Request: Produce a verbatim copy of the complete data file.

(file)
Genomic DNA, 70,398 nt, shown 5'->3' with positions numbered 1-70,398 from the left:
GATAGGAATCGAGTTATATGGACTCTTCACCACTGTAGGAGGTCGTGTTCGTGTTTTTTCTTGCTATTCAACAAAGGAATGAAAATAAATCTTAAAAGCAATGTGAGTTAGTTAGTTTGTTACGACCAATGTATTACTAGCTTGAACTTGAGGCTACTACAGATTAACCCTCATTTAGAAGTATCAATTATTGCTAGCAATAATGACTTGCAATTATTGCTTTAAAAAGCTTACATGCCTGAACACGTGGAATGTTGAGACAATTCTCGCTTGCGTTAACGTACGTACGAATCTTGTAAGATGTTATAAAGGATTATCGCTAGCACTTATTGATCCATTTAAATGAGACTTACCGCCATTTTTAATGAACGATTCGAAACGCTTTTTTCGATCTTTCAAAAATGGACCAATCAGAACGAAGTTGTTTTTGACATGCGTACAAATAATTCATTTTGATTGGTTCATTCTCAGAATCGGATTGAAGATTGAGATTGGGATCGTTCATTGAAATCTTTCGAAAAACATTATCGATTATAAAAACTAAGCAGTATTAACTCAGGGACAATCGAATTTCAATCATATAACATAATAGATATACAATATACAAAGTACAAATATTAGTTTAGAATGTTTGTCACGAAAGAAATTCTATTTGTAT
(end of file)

Genomic DNA, 70,398 nt, shown 5'->3' with positions numbered 1-70,398 from the left:
GATAGGAATCGAGTTATATGGACTCTTCACCACTGTAGGAGGTCGTGTTCGTGTTTTTTCTTGCTATTCAACAAAGGAATGAAAATAAATCTTAAAAGCAATGTGAGTTAGTTAGTTTGTTACGACCAATGTATTACTAGCTTGAACTTGAGGCTACTACAGATTAACCCTCATTTAGAAGTATCAATTATTGCTAGCAATAATGACTTGCAATTATTGCTTTAAAAAGCTTACATGCCTGAACACGTGGAATGTTGAGACAATTCTCGCTTGCGTTAACGTACGTACGAATCTTGTAAGATGTTATAAAGGATTATCGCTAGCACTTATTGATCCATTTAAATGAGACTTACCGCCATTTTTAATGAACGATTCGAAACGCTTTTTTCGATCTTTCAAAAATGGACCAATCAGAACGAAGTTGTTTTTGACATGCGTACAAATAATTCATTTTGATTGGTTCATTCTCAGAATCGGATTGAAGATTGAGATTGGGATCGTTCATTGAAATCTTTCGAAAAACATTATCGATTATAAAAACTAAGCAGTATTAACTCAGGGACAATCGAATTTCAATCATATAACATAATAGATATACAATATACAAAGTACAAATATTAGTTTAGAATGTTTGTCACGAAAGAAATTCTATTTGTAT